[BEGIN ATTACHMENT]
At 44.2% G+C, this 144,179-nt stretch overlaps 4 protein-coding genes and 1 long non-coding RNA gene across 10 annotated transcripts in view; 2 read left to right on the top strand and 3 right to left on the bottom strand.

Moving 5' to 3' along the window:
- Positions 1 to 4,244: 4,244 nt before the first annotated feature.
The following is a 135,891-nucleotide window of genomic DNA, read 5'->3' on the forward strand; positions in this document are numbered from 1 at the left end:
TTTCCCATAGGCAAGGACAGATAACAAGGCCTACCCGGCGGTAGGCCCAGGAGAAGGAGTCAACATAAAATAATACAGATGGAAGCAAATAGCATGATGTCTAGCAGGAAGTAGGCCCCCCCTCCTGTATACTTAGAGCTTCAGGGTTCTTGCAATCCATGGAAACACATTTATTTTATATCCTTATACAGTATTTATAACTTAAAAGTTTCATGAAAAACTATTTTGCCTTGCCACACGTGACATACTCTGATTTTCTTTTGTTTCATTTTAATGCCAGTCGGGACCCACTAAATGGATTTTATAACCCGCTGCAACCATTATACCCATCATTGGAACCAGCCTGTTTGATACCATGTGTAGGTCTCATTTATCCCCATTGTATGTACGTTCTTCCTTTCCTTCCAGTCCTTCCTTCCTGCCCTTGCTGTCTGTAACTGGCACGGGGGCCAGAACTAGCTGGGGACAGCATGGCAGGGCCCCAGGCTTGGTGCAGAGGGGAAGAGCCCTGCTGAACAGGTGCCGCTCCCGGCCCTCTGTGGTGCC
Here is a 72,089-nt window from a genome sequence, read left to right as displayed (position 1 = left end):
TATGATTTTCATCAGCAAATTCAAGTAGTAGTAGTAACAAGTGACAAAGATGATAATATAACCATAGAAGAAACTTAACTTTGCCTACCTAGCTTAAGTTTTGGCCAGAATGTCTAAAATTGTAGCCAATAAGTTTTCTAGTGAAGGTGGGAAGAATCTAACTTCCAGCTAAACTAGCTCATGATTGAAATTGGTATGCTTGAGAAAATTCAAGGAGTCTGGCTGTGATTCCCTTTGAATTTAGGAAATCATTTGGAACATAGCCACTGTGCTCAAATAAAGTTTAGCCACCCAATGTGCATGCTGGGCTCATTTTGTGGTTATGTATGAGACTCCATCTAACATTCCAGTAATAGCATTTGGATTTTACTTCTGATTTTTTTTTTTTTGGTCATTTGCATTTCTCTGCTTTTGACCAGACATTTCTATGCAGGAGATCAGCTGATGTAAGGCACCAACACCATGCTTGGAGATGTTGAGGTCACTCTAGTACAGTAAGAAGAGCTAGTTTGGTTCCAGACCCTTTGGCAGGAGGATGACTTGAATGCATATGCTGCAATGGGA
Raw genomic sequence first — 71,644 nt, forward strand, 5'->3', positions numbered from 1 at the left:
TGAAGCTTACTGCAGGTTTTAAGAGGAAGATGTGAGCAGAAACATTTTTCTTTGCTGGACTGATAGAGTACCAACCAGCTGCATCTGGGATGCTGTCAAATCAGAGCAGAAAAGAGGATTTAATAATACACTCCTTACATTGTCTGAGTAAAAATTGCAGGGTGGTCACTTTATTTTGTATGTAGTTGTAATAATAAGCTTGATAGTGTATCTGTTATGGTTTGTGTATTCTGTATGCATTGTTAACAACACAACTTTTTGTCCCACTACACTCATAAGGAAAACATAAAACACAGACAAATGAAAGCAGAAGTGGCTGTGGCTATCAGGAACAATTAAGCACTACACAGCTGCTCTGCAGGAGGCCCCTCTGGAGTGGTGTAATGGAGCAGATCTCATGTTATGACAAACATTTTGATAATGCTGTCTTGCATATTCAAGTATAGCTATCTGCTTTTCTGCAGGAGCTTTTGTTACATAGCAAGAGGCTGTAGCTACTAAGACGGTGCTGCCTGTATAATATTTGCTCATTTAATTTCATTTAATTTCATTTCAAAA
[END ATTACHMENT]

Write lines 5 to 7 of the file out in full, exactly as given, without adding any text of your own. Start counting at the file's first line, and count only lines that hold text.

TTTCCCATAGGCAAGGACAGATAACAAGGCCTACCCGGCGGTAGGCCCAGGAGAAGGAGTCAACATAAAATAATACAGATGGAAGCAAATAGCATGATGTCTAGCAGGAAGTAGGCCCCCCCTCCTGTATACTTAGAGCTTCAGGGTTCTTGCAATCCATGGAAACACATTTATTTTATATCCTTATACAGTATTTATAACTTAAAAGTTTCATGAAAAACTATTTTGCCTTGCCACACGTGACATACTCTGATTTTCTTTTGTTTCATTTTAATGCCAGTCGGGACCCACTAAATGGATTTTATAACCCGCTGCAACCATTATACCCATCATTGGAACCAGCCTGTTTGATACCATGTGTAGGTCTCATTTATCCCCATTGTATGTACGTTCTTCCTTTCCTTCCAGTCCTTCCTTCCTGCCCTTGCTGTCTGTAACTGGCACGGGGGCCAGAACTAGCTGGGGACAGCATGGCAGGGCCCCAGGCTTGGTGCAGAGGGGAAGAGCCCTGCTGAACAGGTGCCGCTCCCGGCCCTCTGTGGTGCC
Here is a 72,089-nt window from a genome sequence, read left to right as displayed (position 1 = left end):
TATGATTTTCATCAGCAAATTCAAGTAGTAGTAGTAACAAGTGACAAAGATGATAATATAACCATAGAAGAAACTTAACTTTGCCTACCTAGCTTAAGTTTTGGCCAGAATGTCTAAAATTGTAGCCAATAAGTTTTCTAGTGAAGGTGGGAAGAATCTAACTTCCAGCTAAACTAGCTCATGATTGAAATTGGTATGCTTGAGAAAATTCAAGGAGTCTGGCTGTGATTCCCTTTGAATTTAGGAAATCATTTGGAACATAGCCACTGTGCTCAAATAAAGTTTAGCCACCCAATGTGCATGCTGGGCTCATTTTGTGGTTATGTATGAGACTCCATCTAACATTCCAGTAATAGCATTTGGATTTTACTTCTGATTTTTTTTTTTTTGGTCATTTGCATTTCTCTGCTTTTGACCAGACATTTCTATGCAGGAGATCAGCTGATGTAAGGCACCAACACCATGCTTGGAGATGTTGAGGTCACTCTAGTACAGTAAGAAGAGCTAGTTTGGTTCCAGACCCTTTGGCAGGAGGATGACTTGAATGCATATGCTGCAATGGGA